Disconnecting air bags could impact insurance discounts
Apr. 09, 1997
WASHINGTON (AP) _ Janet Garman is afraid to drive a car with air bags.
The loud bang of an air bag during a 1992 accident left her ears extremely sensitive to noise, she says. So she took matters into her own hands and disconnected the air bags on her new car.
But Garman forgot to tell her insurer, which was giving her a $24-a-year discount because the car was equipped with air bags.
``If they want to charge me that, that's fine. But it galls me,'' said the Barrington, Ill., woman.
Eric Stork, 70, of Arlington, Va., said he was concerned about his wife's safety, not auto insurance premiums, when he had both air bags disconnected on a new car.
``I would disconnect the air bags on any car, that's the first thing I would do,'' said Stork, an auto emissions consultant. The elderly don't ``have the physical strength of younger people ... when an air bag hits them at 200 miles per hour.''
The auto insurance industry has long promoted air bags by offering discounts. But now a public backlash against air bags, coupled with a Clinton administration proposal to make it easier for drivers to disconnect air bags, could lead insurers to rethink those discounts.
Air bags, once touted as a risk-free feature that could spare the lives of thousands of Americans in head-on collisions, are now a source of worry for many, especially parents of young children, the elderly and short people of all ages.
But by the end of this year, air bags will be mandatory in all new cars. They are credited with saving more than 1,800 lives, but they also are blamed for the deaths of 38 children and 24 adults, often in low-speed accidents they should have survived.
Just last month, the government gave automakers the go-ahead to install less powerful air bags in new cars. And the National Highway Traffic Safety Administration is still refining the plan to give drivers the option of deactivating air bags.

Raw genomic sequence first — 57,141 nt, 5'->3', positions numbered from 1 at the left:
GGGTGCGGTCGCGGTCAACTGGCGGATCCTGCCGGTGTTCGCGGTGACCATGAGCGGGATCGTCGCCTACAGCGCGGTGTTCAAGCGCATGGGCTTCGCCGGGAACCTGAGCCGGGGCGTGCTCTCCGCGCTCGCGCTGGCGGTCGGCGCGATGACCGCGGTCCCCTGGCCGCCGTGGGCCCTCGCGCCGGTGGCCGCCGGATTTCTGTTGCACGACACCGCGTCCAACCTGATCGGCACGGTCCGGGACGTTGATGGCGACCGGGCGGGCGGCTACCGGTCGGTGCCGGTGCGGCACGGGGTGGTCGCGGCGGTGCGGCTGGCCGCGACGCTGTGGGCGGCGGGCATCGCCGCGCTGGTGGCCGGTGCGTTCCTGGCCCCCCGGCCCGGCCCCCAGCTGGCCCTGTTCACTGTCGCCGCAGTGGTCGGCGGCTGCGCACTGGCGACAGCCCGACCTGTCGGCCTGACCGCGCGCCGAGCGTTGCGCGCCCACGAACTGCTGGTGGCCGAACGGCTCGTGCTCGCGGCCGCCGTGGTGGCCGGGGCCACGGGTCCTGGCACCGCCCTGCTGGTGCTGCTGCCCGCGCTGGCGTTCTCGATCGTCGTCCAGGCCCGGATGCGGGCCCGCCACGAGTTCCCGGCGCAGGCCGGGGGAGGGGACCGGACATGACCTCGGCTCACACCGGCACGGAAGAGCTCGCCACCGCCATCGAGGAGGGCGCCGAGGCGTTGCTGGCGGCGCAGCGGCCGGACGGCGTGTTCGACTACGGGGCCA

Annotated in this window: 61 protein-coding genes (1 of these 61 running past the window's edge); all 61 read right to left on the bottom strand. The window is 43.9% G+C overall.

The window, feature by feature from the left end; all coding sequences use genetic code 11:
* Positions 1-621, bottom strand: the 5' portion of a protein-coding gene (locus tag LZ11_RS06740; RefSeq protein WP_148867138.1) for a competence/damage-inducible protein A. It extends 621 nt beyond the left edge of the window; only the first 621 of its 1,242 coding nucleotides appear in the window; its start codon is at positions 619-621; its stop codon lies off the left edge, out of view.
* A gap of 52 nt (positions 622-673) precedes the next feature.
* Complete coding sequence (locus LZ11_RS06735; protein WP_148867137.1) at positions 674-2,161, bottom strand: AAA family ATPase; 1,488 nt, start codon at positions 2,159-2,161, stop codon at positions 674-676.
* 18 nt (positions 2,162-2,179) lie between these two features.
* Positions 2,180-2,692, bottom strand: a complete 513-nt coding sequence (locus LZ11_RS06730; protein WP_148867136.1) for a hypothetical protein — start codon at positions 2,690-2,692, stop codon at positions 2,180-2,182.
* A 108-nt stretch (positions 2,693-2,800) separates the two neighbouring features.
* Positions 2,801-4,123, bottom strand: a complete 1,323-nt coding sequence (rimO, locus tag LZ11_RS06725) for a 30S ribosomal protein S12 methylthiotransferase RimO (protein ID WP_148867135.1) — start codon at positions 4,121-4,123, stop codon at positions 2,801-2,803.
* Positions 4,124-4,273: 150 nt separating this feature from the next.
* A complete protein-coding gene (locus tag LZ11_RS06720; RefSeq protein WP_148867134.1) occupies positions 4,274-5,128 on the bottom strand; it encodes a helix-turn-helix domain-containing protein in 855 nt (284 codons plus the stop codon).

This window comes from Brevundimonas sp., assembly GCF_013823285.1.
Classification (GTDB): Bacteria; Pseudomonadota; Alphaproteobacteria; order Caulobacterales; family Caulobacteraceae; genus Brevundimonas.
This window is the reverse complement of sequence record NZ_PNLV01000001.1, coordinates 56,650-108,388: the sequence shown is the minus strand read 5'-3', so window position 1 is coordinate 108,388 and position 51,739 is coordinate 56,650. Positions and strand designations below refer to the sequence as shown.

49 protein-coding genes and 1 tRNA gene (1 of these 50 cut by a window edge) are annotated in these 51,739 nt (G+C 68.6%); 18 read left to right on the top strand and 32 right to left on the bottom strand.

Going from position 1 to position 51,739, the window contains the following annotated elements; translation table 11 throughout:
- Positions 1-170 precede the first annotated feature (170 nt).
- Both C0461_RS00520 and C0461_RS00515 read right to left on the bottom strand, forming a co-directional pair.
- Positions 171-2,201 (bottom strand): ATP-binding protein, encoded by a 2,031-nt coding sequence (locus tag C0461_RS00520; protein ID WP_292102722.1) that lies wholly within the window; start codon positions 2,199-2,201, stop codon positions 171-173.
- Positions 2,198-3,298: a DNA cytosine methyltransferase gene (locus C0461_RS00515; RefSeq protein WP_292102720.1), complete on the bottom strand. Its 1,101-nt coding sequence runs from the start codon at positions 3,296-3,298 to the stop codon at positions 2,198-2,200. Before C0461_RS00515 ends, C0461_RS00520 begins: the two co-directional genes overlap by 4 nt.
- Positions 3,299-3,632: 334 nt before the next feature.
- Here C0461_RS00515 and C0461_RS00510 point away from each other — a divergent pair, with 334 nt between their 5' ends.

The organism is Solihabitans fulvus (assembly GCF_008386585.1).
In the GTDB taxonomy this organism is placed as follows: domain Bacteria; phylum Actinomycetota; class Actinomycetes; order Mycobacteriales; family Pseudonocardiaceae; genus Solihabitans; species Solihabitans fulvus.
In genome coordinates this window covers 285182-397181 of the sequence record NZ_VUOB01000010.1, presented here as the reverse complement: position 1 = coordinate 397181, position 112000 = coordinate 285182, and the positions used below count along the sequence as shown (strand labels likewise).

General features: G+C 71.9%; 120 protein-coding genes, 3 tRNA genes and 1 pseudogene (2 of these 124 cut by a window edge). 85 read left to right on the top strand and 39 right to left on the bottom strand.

Joseph B. Groner, director of corporate relations for Allstate Insurance Co., an early promoter of air bags, said it's questionable whether companies will keep offering discounts ``if air bag deactivation becomes prevalent.''
From the insurers' perspective, ``identifying vehicles with disconnected air bags will not be easy,'' Groner wrote the National Highway Traffic Safety Administration.
The dollars at stake are not huge.
While Ms. Garman got a $24 discount, the average discount for a car with dual air bags is just $15 a year on a premium exceeding $750, according to figures from the industry and state insurance commissioners.
``People don't realize how little the discount is. It's just not that much,'' said Jon Laskin, a State Farm agent in the nation's capital.
It is now illegal for anyone other than the car's owner to disconnect an air bag. The proposed rule would let drivers sign waivers and get it done at auto shops and dealerships.
Federal safety officials also are exploring the idea of allowing cutoff switches for air bags in vehicles already on the road.
The upshot is that insurers might have to eliminate the discounts altogether, said Kenneth D. Schloman, an attorney for the Alliance of American Insurers, which represents more than 250 insurance companies.
That ``would penalize those policyholders who choose not to disconnect,'' he told federal regulators.
Dave Hurst, spokesman for State Farm Mutual Automobile Insurance Co., the largest auto insurer, said if more people get into crashes without air bags, that also could drive up the cost of claims and premiums.
``Nobody really knows how many people will actually do it and what the long-term implications (are),'' said Hurst.
But for Eric Stork, this isn't a matter of dollars and cents.
``I care about life and limb a great deal more,'' he said.